Learning happens when you admit you need to learn. And it often happens with the help of those willing to teach you.
It’s almost like a recovery program. You have to admit you have a problem before you can take the necessary steps to rehabilitation. Only, improving your writing isn’t a life-or-death situation.
Just like some writers have an extremely big ego, other writers like to take it to the other end of the spectrum. Yes, rejection is a good kick in the butt and reminder to stay humble, but rejection also doesn’t have to be the only way you learn how to be better.
I’m not saying you should go back to school and get another degree. That can be bit much for some people. But as I said above, learning doesn’t stop when you finish school. For some, school is the best method of learning.
If you’re not a do-it-yourself kind of learner and would rather be in an environment that fosters growth through collaboration or regiment, then there are hundreds of classes and courses you can take to learn any and all forms of writing. Besides the in-person ones you might be able to find locally, places like Teachable and Udemy have a database of courses you can take. Heck, we even have a couple on our website.
The great thing about online courses is that there are ones you can do completely on your own, with a support system, or just with the guidance of an instructor. So, if you’re not a fan of collaboration, or you want to learn at your own pace, you aren’t limited by situations that won’t help you grow.
Along the lines of taking a course, hiring a writing coach can be a great way to learn with an expert who will dedicate their time only to helping you. A writing coach, or coaching service, can also be used to become a better writer while actively producing content. The coach will provide edits to your pieces, notice patterns or areas for growth, and help you achieve growth by offering practical solutions and examples. If you’re more of a learn-by-doing type, a writing coach will definitely make you do.
The crux of this is that, like getting another degree, this isn’t the most cost-effective of learning methods. If you don’t have a stable income or aren’t super serious about writing, one of the other options might be a better place to start.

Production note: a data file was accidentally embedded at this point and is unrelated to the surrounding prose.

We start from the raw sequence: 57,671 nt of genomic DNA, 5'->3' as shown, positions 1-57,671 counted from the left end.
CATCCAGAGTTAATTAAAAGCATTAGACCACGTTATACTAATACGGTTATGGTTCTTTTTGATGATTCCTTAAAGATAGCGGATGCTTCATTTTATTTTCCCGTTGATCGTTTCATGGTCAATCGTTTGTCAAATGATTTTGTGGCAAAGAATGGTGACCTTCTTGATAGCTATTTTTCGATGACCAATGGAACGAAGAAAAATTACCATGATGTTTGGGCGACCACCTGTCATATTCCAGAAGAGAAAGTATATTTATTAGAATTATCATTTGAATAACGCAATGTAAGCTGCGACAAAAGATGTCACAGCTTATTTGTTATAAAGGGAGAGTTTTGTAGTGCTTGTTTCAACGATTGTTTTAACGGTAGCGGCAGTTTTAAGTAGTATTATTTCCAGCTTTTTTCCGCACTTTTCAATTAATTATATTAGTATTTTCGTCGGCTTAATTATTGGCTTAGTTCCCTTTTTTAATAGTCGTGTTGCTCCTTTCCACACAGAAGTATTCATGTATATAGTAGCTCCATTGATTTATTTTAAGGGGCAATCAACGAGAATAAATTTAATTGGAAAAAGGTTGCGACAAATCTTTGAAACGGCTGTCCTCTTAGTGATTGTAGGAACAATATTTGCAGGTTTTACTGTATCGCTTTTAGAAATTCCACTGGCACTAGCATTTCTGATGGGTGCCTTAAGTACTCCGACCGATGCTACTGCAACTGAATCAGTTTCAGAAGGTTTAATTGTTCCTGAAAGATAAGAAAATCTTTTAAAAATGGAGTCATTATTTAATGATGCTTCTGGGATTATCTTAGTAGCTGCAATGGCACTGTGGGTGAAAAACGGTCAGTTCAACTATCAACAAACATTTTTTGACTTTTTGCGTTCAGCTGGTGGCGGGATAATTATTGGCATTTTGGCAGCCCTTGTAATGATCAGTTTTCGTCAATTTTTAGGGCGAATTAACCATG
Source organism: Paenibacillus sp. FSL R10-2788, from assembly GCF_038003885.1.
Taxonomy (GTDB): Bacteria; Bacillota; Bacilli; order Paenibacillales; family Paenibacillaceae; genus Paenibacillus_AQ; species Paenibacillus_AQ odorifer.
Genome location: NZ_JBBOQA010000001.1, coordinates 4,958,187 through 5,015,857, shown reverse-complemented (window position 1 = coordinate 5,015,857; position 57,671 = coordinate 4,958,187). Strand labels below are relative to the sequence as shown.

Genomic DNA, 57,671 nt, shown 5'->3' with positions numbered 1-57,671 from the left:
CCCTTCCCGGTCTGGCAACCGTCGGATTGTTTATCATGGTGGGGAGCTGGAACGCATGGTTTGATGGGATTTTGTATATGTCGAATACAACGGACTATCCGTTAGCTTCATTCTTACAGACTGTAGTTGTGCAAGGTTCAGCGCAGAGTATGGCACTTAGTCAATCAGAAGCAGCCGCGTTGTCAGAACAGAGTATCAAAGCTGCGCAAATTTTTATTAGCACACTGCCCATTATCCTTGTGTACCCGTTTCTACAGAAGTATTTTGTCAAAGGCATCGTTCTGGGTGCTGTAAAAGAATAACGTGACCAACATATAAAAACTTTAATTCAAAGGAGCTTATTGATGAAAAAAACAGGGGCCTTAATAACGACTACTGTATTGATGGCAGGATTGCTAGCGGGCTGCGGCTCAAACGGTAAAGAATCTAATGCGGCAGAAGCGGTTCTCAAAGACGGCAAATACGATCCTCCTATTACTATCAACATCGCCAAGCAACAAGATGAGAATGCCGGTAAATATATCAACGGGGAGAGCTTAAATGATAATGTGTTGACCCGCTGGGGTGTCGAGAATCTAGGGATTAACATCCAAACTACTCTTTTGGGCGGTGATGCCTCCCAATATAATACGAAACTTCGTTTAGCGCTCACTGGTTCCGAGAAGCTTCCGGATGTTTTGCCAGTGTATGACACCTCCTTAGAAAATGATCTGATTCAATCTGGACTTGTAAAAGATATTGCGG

I’ve found that one of the most effective ways to improve one’s writing is to give feedback to or teach other writers.
The opportunity to give feedback can come from a variety of places. If you have friends who write or create, reach out to see what they’re working on. If you’re in a course with other people, you might naturally be giving feedback. If not, offer. If the course is less intimate, but there’s a support group via forum or social media, post an offer there or respond to someone who’s looking.
Just don’t be a dick about it. This isn’t “let me lecture about something great I do with my writing that they should try”; it’s about offering criticism or support that is constructive and practical.
My rule for feedback is to find one good thing to say about the piece for each not-so-good thing, and if you have something you want the writer to change, offer a solution.
If you go straight into the bad stuff, no one is going to want to listen to it, and if you only say “I don’t like this” or “change this” without elaborating on why, or with what, you’re basically just stroking your own ego. We’re trying to get away from that.
When you have to come up with a solution for the writer, you’re coming up with a solution for yourself as well. Maybe you notice that their characters sound stereotypical, and you’ve received that note before too. If you can notice it in someone else’s writing, and offer suggestions on how to improve it, you’re also helping yourself.
While this is common advice for improving your writing, there’s a damn good reason for it.
The more you read from writers you like (and even the ones you don’t), you’ll start to intrinsically learn structure and style, and absorb what makes their writing so great. Then, you can put it into practice … and practice … and practice … and practice.
Like I said, learning is lifelong.
In the grand scheme of things, not being humble may not make or break your career, as we have so regretfully seen in the world recently. But it could hinder your relationships and halt any upward growth in skill and, most likely, passion.
If you’re not motivated to continue learning in your field, if you feel like you have nothing left to learn and everything to give, are you really all that passionate about it?
If being humble about your craft is something that’s truly difficult, it might be time to re-evaluate your dedication to the craft.
You could also just be going through a phase.
Putting yourself out there via classes, competitions, submissions to journals or websites, or just low-stakes writers groups will help give you perspective on what else is out there, what aspects of your writing have room for improvement, and that you’re not perfect.
And hey, maybe that eventual rejection letter will give you the ass-kicking you need to simply sit down.
Erika Rasso graduated from the University of Central Florida with a B.A. in English and marketing and the University of California, Los Angeles with an MFA in Screenwriting. She has worked as a writing consultant, an editor for literary and academic journals, and as an assistant to film and TV producers. In her free time, Erika enjoys playing games and writing screenplays (though mostly she just watches WAY too many shows on Netflix). She is the Director of Production for Craft Your Content.